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Rare species of North Pacific right whale carries a tune across the Bering Sea

Jul 5, 2019

An eastern North Pacific right whale, the world’s most endangered great whale, spotted in the southeastern Bering Sea in 2004. (Photo by John Durban/NOAA Fisheries)

Federal researchers in the Bering Sea have released recordings of songs by some of the rarest whales in the world. While this is exciting news for marine science, it could point to heartache for North Pacific right whales.

For the first time, researchers have recorded and studied songs from North Pacific right whales. So far it seems limited to the Bering Sea.

“This behavior has not been documented yet in any of the other right whale species or populations,” said Jessica Crance, a NOAA marine biologist at the Alaska Fisheries Science Center’s Marine Mammal Laboratory in Seattle.

In 2009, researchers in the Bering Sea first noticed these sounds during summer surveys. Long-term data from acoustic recorders over eight years showed evidence of right whale songs — something heretofore unknown for the species.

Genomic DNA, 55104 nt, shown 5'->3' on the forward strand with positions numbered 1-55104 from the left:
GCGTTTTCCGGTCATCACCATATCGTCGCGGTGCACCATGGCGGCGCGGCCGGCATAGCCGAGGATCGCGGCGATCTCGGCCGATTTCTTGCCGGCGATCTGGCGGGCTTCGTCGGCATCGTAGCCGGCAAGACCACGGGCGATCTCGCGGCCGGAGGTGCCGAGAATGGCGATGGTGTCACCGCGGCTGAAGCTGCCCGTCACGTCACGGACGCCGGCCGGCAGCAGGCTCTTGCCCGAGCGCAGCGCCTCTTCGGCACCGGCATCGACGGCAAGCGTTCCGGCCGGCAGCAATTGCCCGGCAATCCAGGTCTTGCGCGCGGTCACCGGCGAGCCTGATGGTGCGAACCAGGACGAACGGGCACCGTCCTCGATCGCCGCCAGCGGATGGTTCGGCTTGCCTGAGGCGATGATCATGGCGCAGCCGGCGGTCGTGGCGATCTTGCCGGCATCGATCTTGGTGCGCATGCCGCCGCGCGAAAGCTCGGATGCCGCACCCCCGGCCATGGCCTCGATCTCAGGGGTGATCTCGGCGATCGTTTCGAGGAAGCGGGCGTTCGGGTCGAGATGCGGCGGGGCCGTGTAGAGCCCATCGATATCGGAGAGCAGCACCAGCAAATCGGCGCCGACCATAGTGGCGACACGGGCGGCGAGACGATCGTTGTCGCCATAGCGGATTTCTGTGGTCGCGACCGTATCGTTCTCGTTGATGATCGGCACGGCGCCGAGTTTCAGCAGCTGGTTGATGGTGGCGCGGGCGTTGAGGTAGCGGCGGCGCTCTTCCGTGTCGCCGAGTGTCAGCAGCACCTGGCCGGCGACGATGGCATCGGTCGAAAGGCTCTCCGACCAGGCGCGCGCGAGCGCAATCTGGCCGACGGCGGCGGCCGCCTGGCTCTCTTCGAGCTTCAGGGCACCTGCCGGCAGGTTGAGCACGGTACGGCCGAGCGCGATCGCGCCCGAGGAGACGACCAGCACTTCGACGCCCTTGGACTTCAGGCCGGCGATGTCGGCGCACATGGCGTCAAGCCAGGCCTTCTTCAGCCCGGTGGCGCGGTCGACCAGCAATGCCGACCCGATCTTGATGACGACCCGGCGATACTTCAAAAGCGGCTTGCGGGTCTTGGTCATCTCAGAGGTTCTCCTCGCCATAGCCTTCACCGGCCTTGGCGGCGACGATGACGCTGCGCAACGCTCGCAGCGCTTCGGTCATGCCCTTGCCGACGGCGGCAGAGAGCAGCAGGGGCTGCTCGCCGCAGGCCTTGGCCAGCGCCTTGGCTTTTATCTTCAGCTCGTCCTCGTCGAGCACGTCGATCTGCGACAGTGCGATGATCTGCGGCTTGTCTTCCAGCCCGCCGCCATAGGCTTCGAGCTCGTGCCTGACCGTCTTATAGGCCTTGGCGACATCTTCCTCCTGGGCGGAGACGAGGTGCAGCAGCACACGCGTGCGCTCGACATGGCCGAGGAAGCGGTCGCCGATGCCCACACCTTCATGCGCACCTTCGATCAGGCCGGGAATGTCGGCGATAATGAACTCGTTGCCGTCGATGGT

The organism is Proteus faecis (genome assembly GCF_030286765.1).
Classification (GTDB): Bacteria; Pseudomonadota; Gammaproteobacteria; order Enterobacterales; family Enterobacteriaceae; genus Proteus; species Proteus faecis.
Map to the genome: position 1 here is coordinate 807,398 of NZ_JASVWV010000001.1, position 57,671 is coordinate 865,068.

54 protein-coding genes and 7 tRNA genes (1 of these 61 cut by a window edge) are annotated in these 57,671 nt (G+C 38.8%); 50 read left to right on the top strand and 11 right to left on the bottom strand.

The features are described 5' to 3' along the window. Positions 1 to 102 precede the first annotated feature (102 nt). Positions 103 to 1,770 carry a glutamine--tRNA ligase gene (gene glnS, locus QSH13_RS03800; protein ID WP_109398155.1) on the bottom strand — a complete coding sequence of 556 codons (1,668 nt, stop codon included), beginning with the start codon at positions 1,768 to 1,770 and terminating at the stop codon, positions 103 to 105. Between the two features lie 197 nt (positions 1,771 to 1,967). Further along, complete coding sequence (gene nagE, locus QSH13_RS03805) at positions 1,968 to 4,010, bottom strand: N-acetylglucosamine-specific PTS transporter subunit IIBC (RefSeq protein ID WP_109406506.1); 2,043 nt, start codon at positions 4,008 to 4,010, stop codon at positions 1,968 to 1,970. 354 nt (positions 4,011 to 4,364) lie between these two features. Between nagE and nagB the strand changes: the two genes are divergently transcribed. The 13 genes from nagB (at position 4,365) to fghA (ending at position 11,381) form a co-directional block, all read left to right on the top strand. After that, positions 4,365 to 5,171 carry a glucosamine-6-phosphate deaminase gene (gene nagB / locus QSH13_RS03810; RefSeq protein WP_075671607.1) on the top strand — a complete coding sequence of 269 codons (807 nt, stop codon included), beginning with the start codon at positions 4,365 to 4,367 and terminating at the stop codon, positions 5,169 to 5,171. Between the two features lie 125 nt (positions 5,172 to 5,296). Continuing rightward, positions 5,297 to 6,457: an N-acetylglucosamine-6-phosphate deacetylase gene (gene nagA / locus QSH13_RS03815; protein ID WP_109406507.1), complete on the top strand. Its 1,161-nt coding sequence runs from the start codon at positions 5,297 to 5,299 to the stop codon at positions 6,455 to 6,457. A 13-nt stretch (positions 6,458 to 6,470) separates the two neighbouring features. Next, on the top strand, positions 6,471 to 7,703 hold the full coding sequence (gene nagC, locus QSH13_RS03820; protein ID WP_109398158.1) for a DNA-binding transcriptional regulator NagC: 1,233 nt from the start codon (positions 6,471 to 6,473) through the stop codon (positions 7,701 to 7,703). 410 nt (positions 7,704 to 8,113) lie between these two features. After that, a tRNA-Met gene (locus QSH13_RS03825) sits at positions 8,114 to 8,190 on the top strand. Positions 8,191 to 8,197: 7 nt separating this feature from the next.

This isn’t to say North Pacific right whales don’t make sounds.

“Within our population the most common call type is what’s called the gunshot sound,” she said.

Crance says the songs recorded are in many ways similar to the common gunshot calls.

“But they’re producing it in a very regular rhythmically pattern consistent manner. So the same number of gunshots, the same timing in between, and those patterns are repeated over and over for hours,” she said.

So what does it all mean?

First, it’s important to understand that North Pacific right whales are critically endangered. The name “right” whale is a vestige from the commercial whaling era,  when they were considered the “right” species to hunt. Slow moving and buoyant, right whales remained afloat after being killed.

They were nearly wiped out in the early 20th century.

Now, with an eastern population of just 30 animals — they could be lonely. All of the confirmed recordings were from males possibly seeking female companionship.

“It’s difficult for us to know for certain why they’re singing,” Crance said. “But our best guess and our current hypothesis is that it appears to be some kind of a reproductive display.”

That’s the working theory for now and the one put forward this month in an article published in the Journal of the Acoustical Society of America.

But Crance told CoastAlaska there’s so much about these whales that’s not understood.

“We know that they are in the southeastern Bering Sea in the summer,” she said, “but where do they go when they leave or if they leave the Bering Sea is still unknown.”

Even their migration routes and their breeding grounds remain a mystery.

Hunting right whales in Alaska has been banned since 1949. But contemporary threats persist — mostly vessel strikes and entanglement in fishing gear.